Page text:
The proposed uptick rule is similar to the SEC's former uptick test and would prohibit short sales of a security (i) below the last price at which a regular way sale of the security occurred or (ii) at such last price unless such price is above the next preceding different price at which a regular way sale of such security was made. The proposed uptick rule would be subject to a number of exceptions to accommodate various trading strategies and systems in use today, in addition to the exceptions provided for in the proposed modified uptick rule. The SEC has expressed a preference for the proposed modified uptick rule, primarily because it believes that bid prices (used in the proposed modified uptick rule) provide more accurate pricing than do last sale prices (used in the proposed uptick rule) due to delays that can occur in reporting last sale price information and the fact that last sale price information is published in reporting sequence rather than transaction sequence.
The proposed modified uptick rule and the proposed uptick rule would apply only during periods when the national best bid is collected, calculated and disseminated, and thus not to much of the after-hours trading of listed securities. According to the SEC, both rules have been designed to allow relatively unrestricted short selling in up markets but to help prevent short selling, including potentially abusive or manipulative short selling, from being used to drive prices down or accelerate a declining market.
The proposed circuit breaker rules would affect only a particular security during a severe market decline in the price of that security. Under one proposed alternative, short selling in a security would, subject to exceptions substantially identical to those included in the SEC's Short Sale Ban Emergency Order issued in September 2008, be prohibited for the remainder of the trading day following a 10% or greater decline in the price of the security from its closing price on the prior trading day. If adopted, this circuit breaker would operate in place of, or in addition to, a short sale price test restriction. Under the other proposals, a 10% or greater price decline in a security from the prior day's closing price would trigger either a temporary modified uptick rule (i.e., a national best bid price test) or a temporary uptick rule (i.e., a last sale price test) applicable to trading in the security for the remainder of the trading day. If either of these circuit breakers is adopted, it would operate in place of a short sale price test rule. However, none of the circuit breakers would be triggered if the specified market price decline threshold is reached within 30 minutes of the end of regular trading hours.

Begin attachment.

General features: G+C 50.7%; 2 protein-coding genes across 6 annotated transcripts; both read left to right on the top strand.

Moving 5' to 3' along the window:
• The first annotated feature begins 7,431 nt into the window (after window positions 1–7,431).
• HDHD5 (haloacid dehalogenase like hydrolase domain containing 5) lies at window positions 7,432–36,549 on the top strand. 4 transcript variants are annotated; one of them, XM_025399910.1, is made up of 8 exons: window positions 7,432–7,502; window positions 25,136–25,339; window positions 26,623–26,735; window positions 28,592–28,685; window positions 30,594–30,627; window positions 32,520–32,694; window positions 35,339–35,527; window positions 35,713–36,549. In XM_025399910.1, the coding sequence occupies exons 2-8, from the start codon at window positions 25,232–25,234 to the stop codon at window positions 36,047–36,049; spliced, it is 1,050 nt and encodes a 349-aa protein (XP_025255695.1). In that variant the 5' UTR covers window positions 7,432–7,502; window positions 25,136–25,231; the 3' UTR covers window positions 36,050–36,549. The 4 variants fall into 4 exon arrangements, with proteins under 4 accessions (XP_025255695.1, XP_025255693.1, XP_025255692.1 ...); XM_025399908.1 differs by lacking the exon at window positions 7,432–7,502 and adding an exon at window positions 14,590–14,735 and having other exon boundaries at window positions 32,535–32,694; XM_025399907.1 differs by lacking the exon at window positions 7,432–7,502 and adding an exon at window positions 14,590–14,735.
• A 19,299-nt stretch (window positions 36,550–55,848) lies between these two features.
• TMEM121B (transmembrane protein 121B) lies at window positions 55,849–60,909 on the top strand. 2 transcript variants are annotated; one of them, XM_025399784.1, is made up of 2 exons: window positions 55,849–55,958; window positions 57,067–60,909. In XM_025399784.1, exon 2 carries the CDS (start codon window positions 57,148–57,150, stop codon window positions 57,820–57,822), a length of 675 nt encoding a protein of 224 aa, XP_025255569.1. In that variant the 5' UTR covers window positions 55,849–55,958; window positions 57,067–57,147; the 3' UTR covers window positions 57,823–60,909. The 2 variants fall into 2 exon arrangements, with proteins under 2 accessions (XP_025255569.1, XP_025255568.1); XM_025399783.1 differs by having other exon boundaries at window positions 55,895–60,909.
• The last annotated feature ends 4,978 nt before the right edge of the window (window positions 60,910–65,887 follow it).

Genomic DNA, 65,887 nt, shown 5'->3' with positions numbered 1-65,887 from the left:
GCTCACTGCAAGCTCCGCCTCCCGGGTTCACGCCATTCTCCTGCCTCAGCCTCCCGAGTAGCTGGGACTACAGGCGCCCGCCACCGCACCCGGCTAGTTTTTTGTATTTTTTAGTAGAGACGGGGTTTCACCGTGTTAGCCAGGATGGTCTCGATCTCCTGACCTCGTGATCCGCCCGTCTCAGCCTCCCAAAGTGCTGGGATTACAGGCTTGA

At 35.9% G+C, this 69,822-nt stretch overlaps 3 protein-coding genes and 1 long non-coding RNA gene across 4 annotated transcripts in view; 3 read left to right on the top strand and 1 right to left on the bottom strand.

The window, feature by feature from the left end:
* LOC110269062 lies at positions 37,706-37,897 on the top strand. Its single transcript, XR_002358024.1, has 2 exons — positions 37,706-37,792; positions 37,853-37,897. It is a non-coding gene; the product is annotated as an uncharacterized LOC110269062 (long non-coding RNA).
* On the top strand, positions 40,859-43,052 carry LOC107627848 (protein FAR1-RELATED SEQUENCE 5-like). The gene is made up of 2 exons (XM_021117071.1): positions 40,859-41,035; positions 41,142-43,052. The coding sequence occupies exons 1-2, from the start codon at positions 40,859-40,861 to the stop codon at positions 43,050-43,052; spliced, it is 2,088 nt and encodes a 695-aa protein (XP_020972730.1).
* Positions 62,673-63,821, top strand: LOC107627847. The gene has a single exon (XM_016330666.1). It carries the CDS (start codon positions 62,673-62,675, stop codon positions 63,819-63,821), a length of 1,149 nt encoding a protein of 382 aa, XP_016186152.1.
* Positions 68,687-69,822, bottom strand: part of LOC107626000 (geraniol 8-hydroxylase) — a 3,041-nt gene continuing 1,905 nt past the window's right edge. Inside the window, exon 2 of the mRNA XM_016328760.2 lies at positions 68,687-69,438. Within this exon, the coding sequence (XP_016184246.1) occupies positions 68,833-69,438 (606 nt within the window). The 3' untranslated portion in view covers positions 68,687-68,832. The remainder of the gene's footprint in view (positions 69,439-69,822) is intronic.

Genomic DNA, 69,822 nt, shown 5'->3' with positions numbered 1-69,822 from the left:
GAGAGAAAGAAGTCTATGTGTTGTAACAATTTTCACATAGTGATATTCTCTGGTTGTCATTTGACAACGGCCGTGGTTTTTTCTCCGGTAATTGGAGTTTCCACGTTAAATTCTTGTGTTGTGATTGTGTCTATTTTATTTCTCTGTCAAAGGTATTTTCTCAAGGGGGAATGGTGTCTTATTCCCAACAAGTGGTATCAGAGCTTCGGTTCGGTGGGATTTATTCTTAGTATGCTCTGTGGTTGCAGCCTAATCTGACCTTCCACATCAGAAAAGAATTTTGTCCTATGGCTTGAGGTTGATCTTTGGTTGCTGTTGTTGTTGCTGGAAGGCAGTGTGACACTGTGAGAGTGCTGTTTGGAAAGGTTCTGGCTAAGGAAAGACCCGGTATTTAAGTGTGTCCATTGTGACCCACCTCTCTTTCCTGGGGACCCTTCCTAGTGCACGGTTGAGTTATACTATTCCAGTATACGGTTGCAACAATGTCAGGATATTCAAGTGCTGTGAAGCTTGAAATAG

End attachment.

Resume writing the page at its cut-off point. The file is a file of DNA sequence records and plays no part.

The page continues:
In its proposal, the SEC acknowledged that short selling serves legitimate and valuable functions, including providing the markets with liquidity and price efficiency, combating upward stock manipulation, and facilitating hedging of long positions. The proposing release indicates that any restrictions adopted must be designed to limit any unnecessary impact on short selling and stresses that the SEC is seeking empirical data and concrete analysis regarding the costs and benefits associated with each proposal, as opposed to statements of opinion or belief. The comment period for the proposed rules ends on June 19, 2009, and the SEC has tentatively scheduled a public roundtable on the proposals for May 5, 2009. To provide market participants with sufficient time to modify their systems and procedures, the SEC has proposed that compliance with any rules adopted under the proposal be required three months after the effective date of the adopted rules.